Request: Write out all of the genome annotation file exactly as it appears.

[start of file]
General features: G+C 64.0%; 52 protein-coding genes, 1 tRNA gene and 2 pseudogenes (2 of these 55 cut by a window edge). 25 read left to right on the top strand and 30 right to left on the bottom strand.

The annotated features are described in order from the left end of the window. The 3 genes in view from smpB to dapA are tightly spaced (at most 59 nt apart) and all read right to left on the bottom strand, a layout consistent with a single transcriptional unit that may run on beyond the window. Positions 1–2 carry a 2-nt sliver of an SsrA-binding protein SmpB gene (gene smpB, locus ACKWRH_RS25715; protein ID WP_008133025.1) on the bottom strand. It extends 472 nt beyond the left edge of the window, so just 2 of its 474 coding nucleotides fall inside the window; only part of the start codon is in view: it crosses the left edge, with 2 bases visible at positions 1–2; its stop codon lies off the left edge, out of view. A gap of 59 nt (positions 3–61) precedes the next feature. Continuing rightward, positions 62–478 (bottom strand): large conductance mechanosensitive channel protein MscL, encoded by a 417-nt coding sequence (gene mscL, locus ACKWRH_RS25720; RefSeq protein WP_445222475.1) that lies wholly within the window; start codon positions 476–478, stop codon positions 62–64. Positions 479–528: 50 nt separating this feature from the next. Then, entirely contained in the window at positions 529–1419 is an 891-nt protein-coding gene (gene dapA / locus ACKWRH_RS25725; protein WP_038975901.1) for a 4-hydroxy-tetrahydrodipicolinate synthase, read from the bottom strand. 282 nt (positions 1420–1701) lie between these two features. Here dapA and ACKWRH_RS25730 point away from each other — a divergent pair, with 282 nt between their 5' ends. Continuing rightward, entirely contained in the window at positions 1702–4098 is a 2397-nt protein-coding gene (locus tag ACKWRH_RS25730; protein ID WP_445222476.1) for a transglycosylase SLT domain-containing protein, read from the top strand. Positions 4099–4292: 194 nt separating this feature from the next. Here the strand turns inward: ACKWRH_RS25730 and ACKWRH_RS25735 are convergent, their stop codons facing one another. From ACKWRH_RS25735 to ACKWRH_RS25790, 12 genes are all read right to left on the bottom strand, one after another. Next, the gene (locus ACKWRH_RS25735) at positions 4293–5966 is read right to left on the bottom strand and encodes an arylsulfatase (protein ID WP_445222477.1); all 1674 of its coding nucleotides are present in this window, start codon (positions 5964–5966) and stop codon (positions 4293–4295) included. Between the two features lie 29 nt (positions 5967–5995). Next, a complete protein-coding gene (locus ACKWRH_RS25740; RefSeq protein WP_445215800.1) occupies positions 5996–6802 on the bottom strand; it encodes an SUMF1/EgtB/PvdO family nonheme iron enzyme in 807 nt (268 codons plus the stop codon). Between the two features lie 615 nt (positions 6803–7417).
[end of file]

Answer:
General features: G+C 64.0%; 52 protein-coding genes, 1 tRNA gene and 2 pseudogenes (2 of these 55 cut by a window edge). 25 read left to right on the top strand and 30 right to left on the bottom strand.

The annotated features are described in order from the left end of the window. The 3 genes in view from smpB to dapA are tightly spaced (at most 59 nt apart) and all read right to left on the bottom strand, a layout consistent with a single transcriptional unit that may run on beyond the window. Positions 1–2 carry a 2-nt sliver of an SsrA-binding protein SmpB gene (gene smpB, locus ACKWRH_RS25715; protein ID WP_008133025.1) on the bottom strand. It extends 472 nt beyond the left edge of the window, so just 2 of its 474 coding nucleotides fall inside the window; only part of the start codon is in view: it crosses the left edge, with 2 bases visible at positions 1–2; its stop codon lies off the left edge, out of view. A gap of 59 nt (positions 3–61) precedes the next feature. Continuing rightward, positions 62–478 (bottom strand): large conductance mechanosensitive channel protein MscL, encoded by a 417-nt coding sequence (gene mscL, locus ACKWRH_RS25720; RefSeq protein WP_445222475.1) that lies wholly within the window; start codon positions 476–478, stop codon positions 62–64. Positions 479–528: 50 nt separating this feature from the next. Then, entirely contained in the window at positions 529–1419 is an 891-nt protein-coding gene (gene dapA / locus ACKWRH_RS25725; protein WP_038975901.1) for a 4-hydroxy-tetrahydrodipicolinate synthase, read from the bottom strand. 282 nt (positions 1420–1701) lie between these two features. Here dapA and ACKWRH_RS25730 point away from each other — a divergent pair, with 282 nt between their 5' ends. Continuing rightward, entirely contained in the window at positions 1702–4098 is a 2397-nt protein-coding gene (locus tag ACKWRH_RS25730; protein ID WP_445222476.1) for a transglycosylase SLT domain-containing protein, read from the top strand. Positions 4099–4292: 194 nt separating this feature from the next. Here the strand turns inward: ACKWRH_RS25730 and ACKWRH_RS25735 are convergent, their stop codons facing one another. From ACKWRH_RS25735 to ACKWRH_RS25790, 12 genes are all read right to left on the bottom strand, one after another. Next, the gene (locus ACKWRH_RS25735) at positions 4293–5966 is read right to left on the bottom strand and encodes an arylsulfatase (protein ID WP_445222477.1); all 1674 of its coding nucleotides are present in this window, start codon (positions 5964–5966) and stop codon (positions 4293–4295) included. Between the two features lie 29 nt (positions 5967–5995). Next, a complete protein-coding gene (locus ACKWRH_RS25740; RefSeq protein WP_445215800.1) occupies positions 5996–6802 on the bottom strand; it encodes an SUMF1/EgtB/PvdO family nonheme iron enzyme in 807 nt (268 codons plus the stop codon). Between the two features lie 615 nt (positions 6803–7417).